FebruDairy and the Dangerous Spread of Misinformation
Words by Emma Hawkes. Emma is a Postgraduate student studying International Animal Welfare, Ethics and Law. She loves travelling and learning more about climate change. You can find her on Instagram @emmahawkesx.
A few weeks ago, I did a blog post dedicated to Veganuary with my top tips for those trying the lifestyle for the first time as well as helpful recipes. I touched on the fact that a plant-based diet can be extremely beneficial to a person’s health, the environment, and preventing the unnecessary suffering of animals. Clearly, Veganuary has had a positive impact, with a 40% increase in veganism in the UK being recorded during 2020 - 445,428 people to be exact - and over half a million Brits taking part in Veganuary this year according to their official Instagram. But despite its successes, today I find myself writing about another food campaign, only one that is spreading a very different message: FebruDairy.
Launched in 2018, at first the campaign consisted mainly of hashtags on social media and a Twitter account that had 1,700 followers. February aimed to do two things: firstly, it was an attempt to show consumers that dairy farming practices can vary, and that not all dairy farms operate in intensive farming ways. Secondly, FebruDairy aimed to show the positive effects of drinking cow’s milk. As we will see however, these are all things which, while buoyed by effective marketing campaigns, are not based on the truth.
Is there such a thing as ‘ethical’ dairy farming?
The first issue to look into is people claiming that not all dairy farms operate using intensive and exploiting practices. The fact of the matter is that all of these animals will still end up being slaughtered for meat once they cannot produce any more milk: most cows are not permitted to live longer than 5 years, though their natural life span is between 15 and 20. Whether or not the animals involved in 'more ethical' practices are cared for to a greater degree, them being killed for meat consumption adds to the cruel cycle of animal farming, keeping its place on the greenhouse gas leaderboard as the largest contributor to global warming.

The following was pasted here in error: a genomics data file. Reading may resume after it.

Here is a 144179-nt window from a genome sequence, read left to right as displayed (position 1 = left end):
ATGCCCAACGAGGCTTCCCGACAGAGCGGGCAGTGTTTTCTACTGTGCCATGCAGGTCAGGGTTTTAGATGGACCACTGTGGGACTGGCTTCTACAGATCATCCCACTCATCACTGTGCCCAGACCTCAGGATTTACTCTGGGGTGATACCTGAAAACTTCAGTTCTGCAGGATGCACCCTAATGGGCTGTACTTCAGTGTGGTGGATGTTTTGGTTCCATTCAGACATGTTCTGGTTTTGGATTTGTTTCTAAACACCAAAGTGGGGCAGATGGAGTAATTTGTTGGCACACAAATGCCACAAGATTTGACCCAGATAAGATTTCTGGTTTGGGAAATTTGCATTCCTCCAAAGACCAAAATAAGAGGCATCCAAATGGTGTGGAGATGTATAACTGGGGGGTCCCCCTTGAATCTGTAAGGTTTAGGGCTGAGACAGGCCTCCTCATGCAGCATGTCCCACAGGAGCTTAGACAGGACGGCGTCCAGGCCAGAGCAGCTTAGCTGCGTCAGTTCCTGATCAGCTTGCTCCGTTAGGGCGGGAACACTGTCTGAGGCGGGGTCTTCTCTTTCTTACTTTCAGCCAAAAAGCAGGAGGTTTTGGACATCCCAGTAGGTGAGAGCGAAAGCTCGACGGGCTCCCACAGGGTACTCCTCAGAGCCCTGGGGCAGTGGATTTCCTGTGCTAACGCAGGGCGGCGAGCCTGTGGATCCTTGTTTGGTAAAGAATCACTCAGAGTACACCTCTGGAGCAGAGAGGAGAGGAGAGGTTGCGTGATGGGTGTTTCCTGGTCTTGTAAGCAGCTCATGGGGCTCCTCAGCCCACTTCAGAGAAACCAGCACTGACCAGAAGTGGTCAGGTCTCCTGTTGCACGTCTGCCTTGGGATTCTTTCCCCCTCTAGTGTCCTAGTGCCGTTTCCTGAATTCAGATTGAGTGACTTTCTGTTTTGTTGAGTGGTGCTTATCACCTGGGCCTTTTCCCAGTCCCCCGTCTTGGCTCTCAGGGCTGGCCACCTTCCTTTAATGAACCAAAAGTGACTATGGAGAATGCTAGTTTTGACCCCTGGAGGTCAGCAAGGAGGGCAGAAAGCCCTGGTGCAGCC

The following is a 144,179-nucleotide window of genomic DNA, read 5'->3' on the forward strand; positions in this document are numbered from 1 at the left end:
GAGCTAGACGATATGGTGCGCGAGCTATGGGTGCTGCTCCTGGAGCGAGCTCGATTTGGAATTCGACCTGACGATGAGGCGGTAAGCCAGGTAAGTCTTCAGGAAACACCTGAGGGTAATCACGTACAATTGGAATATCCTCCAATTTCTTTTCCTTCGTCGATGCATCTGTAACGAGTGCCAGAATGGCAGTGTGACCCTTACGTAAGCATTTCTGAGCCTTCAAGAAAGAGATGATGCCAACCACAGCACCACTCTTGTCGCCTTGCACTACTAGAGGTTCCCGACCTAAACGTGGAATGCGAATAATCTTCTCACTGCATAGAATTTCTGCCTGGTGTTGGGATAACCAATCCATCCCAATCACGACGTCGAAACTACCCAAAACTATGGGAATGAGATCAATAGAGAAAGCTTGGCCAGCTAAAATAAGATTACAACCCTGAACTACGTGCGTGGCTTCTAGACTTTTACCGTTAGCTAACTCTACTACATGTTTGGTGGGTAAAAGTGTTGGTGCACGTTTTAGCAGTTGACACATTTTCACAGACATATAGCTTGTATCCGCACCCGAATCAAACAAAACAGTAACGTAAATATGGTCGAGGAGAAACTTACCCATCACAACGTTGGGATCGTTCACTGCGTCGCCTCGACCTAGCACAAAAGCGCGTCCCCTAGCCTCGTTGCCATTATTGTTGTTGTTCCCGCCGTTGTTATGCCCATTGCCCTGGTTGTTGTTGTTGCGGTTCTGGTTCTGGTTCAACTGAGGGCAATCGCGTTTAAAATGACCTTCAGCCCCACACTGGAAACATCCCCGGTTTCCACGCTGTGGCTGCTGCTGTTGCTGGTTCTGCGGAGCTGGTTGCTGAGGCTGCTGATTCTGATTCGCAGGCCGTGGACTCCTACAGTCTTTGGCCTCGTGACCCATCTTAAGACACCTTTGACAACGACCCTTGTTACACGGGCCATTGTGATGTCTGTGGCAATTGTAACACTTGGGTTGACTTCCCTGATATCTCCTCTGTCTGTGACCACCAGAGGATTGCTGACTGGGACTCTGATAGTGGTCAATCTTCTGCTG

Now, I am not saying that some dairy farms aren’t more conscious about animal welfare than others - their animals may live a good life compared to those where they are intensively farmed. And, of course, whether or not people think these practices are ethical will vary between individuals. For example, an animal rights advocate may argue that no animals should be used for human consumption and would see any dairy farming practice as wrong regardless of supposed welfare practices.
Dairy Farming and Animal Welfare
Marketing campaigns like FebruDairy encourage consumers to support the industry and dairy farmers, though they will choose to leave out certain facts that may discourage people from buying consumer products (though vegan activists have been quick to co-opt the FebruDairy social campaign by filling in these gaps). Before I started transitioning to veganism, I was vegetarian for a couple of years. This means that I, too, fell victim to believing it was okay to consume dairy products because the cows are not killed for meat. Let’s just say my habits very quickly changed when I found out this was not the case. The only way female cows are able to produce milk is by getting pregnant, exactly like humans. This means that cows endure vicious cycles of getting impregnated and their bodies overworked just to produce milk to meet the demand for human consumption. When cows can no longer produce milk, they are sent to slaughterhouses as they are no longer deemed useful.
Dairy Farming and the Environment
As consumers today, we are so disconnected from what happens in animal agriculture that it can be difficult to link that pint of milk to the destructive relationship between dairy farming and the environment.
Firstly, dairy farms require a lot of water usage to run day-to-day operations. Water is needed to produce beef and, as I found out to my own surprise recently, it takes about a 1,000 litres of water to produce one litre of milk (and about 15,000 per kilogram of beef). On top of this, cows can drink up to 150 litres of water a day which, considering there are over 94 million dairy cows today, adds up to a lot of unnecessary water use.
Cows also produce loads of environmentally harmful waste. Just one cow can produce up to 37 kilograms of waste per day-more than one tonne. If this waste is not properly taken care of, it emits harmful gases into the atmosphere and can leak into local ecosystems. The USDA has said that just 200 cows can emit the same amount of nitrogen as the sewage waste from a community of 10,000 people.
It has also been recently discovered that dairy farms can also cause health issues for local residents, as dust kicked up by the animals creates a cloud that can stretch for several miles: many farmers have been known to suffer from respiratory issues as a result.
Before I wrap up this blog, I would love for readers to really start to think critically about the food campaigns that they come across as consumers. Marketing strategies can be incredibly powerful in affecting what we choose to buy: and not always with positive ethical or environmental outcomes. As consumers it is vital to make the connection between our food choices and the impact they have on our planet as well as the welfare of animals across the world.
Ask yourselves these questions:
Does knowing the impact dairy farming has on the environment make you rethink your consumer choices?
Would knowing this make you want to do more research about where your food comes from?
Might this motivate you to make different consumer choices? For example, moving to a more plant-based diet or sourcing food locally.